Guidelines for protecting film and television productions against cyber and physical breaches have been released by the Content Delivery and Security Association (CDSA), the worldwide media and entertainment security association.
Version 1.0 of their new CDSA Film & Television Production Security Guidelines contains guidance and information that every producer and crew member needs to know to secure their intellectual property on-set, near-set or on-location.
The Guidelines, which includes the 100-page complete standard, a 28-page Executive Summary and a one-page Security Checklist, were commissioned by CDSA’s Board of Directors and written over the past 18 months by a working group of studio content and cybersecurity executives from Amazon Studios, Amblin Entertainment, AMC, Bad Robot, BBC, Fox, Paramount, Marvel, Netflix, NBCUniversal, Turner, Walt Disney Studios and Warner Bros, in cooperation with contributing members of the Producer’s Guild of America (PGA).
To download your free copy of CDSA’s Film & Television Production Security Guidelines, Supporting Documents and Checklist click here.
“Our Working Group has worked diligently to create an industry-security standard for preventing and defending against unauthorized or unintentional access to media assets from pre-to-post production,” said Cyril Rickelton-Abdi, Production Security Work Group Co-Chair. “Additionally, we have strived to create guidelines that can be understood and apply on any production and for any producer.”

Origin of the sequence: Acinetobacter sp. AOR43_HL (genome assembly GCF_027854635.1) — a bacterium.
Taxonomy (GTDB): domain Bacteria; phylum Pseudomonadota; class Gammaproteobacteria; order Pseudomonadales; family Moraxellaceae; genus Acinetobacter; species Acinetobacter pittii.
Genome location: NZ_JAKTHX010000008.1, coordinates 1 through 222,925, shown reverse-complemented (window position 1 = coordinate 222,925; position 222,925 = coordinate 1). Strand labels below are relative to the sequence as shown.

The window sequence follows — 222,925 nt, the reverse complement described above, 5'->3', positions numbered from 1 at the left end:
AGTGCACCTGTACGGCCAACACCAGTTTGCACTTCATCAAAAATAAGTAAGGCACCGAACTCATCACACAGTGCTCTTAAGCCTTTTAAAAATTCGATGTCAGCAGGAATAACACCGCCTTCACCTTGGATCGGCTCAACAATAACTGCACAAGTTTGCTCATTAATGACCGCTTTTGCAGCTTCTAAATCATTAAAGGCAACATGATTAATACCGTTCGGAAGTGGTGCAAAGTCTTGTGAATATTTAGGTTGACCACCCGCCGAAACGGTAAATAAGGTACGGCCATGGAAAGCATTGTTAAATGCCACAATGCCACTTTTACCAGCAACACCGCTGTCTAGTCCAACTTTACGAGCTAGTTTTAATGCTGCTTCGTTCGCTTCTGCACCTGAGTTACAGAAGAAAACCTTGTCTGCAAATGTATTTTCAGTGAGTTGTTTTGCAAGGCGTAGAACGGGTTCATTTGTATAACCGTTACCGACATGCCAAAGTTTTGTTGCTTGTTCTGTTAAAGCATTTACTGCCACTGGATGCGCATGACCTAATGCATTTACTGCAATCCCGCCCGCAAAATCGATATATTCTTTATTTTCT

The Guideline’s fundamental recommendation is that every production should form a Security Team made up of representatives from all the production departments, that ultimately adapts these Guidelines to fit their unique production workflows and environment. Based upon these Guidelines, the Security Team can then collectively manage the four-core elements of every production’s security program: People, Physical, Assets, and Data.
“Understanding how these Guidelines work together, build on each other, depend on each other, use similar functions and rules, and relate the physical to the virtual spaces and assets, will enable the Security Team to better plan for and promote smart secure practices on every production,” said Lulu Zezza, Production Security Work Group Work Group Co-Chair.
CDSA’s Production Security Working Group (PSWG) is open to participation by CDSA Board member companies and other invited guests. For questions, comments, or to communicate with the PSWG’s Co-Chairs, please e-mail: [email protected].